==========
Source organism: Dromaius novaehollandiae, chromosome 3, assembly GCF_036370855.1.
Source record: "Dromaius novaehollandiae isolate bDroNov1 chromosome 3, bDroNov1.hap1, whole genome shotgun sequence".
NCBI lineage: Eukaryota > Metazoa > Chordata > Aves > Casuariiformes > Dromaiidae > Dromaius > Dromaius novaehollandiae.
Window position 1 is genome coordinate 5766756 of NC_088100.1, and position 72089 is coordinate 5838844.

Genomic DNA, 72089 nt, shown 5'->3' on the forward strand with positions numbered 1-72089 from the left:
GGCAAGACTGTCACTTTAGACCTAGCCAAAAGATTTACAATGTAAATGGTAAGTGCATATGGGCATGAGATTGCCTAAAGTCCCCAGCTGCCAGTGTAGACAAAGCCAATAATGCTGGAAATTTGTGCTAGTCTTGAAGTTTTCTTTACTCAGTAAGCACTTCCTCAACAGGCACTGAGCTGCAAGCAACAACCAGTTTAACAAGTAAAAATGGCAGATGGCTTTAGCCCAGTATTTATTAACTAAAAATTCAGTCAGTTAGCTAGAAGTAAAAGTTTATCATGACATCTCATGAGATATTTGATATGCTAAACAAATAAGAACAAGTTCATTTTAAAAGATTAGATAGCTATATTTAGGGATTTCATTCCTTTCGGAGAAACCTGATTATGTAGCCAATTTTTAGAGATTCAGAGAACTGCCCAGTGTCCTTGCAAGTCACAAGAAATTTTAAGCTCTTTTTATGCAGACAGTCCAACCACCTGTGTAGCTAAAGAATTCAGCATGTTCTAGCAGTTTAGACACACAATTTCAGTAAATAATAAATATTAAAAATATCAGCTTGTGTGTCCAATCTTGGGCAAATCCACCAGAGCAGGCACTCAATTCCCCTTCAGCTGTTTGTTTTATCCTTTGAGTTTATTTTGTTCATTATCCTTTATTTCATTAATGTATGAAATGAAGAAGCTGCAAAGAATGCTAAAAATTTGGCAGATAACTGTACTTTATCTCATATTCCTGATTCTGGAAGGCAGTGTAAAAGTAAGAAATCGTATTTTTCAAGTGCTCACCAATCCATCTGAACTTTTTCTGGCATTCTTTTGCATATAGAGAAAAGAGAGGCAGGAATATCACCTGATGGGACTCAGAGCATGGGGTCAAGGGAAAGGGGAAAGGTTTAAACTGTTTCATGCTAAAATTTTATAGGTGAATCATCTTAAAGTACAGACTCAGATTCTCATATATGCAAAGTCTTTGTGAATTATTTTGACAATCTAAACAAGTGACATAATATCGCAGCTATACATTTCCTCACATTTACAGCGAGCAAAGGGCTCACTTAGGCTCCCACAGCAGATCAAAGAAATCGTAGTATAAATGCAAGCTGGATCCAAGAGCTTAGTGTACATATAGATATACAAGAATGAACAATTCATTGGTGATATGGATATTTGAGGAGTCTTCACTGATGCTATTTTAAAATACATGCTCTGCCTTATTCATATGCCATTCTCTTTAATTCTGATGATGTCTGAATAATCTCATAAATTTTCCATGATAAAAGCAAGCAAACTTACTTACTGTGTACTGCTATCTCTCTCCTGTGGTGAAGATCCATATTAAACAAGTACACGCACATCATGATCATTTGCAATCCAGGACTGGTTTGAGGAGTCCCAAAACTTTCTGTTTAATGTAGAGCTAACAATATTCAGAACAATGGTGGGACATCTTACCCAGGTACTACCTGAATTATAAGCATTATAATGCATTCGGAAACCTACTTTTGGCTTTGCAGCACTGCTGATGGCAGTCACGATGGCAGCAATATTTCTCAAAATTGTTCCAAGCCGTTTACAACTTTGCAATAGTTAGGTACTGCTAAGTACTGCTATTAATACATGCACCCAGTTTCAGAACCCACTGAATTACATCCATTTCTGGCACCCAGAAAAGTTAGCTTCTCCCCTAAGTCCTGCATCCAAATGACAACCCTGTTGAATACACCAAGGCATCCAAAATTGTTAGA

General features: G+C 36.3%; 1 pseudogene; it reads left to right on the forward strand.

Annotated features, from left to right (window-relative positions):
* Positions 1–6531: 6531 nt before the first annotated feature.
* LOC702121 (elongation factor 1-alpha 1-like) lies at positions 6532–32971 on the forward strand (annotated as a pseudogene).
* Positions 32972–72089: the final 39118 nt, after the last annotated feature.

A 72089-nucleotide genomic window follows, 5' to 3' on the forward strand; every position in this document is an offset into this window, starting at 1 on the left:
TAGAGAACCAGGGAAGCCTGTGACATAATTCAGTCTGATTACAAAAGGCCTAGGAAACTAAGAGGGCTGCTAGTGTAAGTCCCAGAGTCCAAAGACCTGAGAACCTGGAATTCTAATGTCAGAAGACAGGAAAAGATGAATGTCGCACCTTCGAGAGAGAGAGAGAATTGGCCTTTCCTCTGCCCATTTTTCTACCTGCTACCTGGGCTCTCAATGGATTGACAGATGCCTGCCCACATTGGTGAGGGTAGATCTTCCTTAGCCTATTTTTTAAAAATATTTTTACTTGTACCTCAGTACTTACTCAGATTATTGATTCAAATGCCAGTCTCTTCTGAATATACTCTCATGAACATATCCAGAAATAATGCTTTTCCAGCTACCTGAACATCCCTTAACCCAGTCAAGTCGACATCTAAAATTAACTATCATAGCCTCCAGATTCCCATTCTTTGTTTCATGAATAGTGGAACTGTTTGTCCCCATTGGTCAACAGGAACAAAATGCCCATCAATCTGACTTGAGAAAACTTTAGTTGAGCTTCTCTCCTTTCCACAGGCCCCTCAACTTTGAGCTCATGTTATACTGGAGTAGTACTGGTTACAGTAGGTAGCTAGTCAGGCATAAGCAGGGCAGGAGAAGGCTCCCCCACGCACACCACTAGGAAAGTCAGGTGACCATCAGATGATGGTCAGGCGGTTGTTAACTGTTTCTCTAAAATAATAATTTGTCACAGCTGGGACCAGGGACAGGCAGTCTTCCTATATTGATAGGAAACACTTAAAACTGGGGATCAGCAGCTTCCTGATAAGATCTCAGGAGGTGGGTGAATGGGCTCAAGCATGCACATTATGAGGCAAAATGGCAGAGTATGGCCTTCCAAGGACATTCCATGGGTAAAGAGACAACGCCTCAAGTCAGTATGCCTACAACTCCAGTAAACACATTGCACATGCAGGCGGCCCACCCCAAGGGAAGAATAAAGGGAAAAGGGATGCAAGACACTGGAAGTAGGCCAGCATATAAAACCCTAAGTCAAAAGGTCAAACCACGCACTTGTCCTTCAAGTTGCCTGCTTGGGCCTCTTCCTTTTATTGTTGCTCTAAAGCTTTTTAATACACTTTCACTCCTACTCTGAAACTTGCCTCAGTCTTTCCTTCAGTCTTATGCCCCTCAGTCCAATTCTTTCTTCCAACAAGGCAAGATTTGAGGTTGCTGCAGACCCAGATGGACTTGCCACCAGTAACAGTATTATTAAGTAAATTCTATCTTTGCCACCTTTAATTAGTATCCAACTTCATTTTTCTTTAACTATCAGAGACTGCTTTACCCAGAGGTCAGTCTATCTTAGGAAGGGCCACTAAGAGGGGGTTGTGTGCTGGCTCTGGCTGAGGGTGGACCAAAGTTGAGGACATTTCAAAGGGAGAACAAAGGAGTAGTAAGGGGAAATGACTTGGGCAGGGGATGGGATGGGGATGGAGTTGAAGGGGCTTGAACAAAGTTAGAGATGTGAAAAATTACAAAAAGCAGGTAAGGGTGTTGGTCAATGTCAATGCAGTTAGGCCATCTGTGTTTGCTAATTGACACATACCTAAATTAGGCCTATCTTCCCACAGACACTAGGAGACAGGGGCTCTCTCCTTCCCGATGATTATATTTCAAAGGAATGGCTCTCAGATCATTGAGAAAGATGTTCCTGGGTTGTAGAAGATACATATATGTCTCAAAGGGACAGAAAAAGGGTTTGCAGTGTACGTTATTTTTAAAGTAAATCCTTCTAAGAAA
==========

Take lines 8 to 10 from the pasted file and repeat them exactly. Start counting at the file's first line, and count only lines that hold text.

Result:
Annotated features, from left to right (window-relative positions):
* Positions 1–6531: 6531 nt before the first annotated feature.
* LOC702121 (elongation factor 1-alpha 1-like) lies at positions 6532–32971 on the forward strand (annotated as a pseudogene).